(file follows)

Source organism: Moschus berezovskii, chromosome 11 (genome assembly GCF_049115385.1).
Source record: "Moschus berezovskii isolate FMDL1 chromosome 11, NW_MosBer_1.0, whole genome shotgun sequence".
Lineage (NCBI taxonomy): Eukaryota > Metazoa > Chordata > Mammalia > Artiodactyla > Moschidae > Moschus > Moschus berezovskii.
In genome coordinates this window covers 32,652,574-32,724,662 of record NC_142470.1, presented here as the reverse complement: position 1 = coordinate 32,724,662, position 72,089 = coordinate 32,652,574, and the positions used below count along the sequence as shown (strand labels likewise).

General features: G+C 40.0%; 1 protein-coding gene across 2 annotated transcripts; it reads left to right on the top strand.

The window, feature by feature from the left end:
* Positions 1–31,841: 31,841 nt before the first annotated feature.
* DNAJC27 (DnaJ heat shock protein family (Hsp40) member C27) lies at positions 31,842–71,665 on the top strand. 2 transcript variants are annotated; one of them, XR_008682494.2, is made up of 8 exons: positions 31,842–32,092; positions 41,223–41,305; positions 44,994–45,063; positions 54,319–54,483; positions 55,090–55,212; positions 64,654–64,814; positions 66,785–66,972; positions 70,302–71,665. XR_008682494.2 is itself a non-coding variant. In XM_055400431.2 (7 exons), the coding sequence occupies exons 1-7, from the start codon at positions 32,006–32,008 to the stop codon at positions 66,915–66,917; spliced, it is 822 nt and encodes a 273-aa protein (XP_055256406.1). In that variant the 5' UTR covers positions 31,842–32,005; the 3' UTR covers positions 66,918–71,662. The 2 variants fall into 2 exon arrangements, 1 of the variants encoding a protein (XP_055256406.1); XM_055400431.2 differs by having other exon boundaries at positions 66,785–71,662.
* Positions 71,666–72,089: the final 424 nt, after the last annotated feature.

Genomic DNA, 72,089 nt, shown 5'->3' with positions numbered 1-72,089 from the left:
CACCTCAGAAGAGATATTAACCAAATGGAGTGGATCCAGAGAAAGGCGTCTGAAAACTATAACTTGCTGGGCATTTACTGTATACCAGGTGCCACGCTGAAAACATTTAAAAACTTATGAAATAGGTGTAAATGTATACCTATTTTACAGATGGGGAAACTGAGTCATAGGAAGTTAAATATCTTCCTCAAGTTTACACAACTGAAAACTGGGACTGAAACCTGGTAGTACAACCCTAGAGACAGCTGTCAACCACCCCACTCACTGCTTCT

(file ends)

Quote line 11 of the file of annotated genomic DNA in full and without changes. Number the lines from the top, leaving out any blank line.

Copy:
CACCTCAGAAGAGATATTAACCAAATGGAGTGGATCCAGAGAAAGGCGTCTGAAAACTATAACTTGCTGGGCATTTACTGTATACCAGGTGCCACGCTGAAAACATTTAAAAACTTATGAAATAGGTGTAAATGTATACCTATTTTACAGATGGGGAAACTGAGTCATAGGAAGTTAAATATCTTCCTCAAGTTTACACAACTGAAAACTGGGACTGAAACCTGGTAGTACAACCCTAGAGACAGCTGTCAACCACCCCACTCACTGCTTCT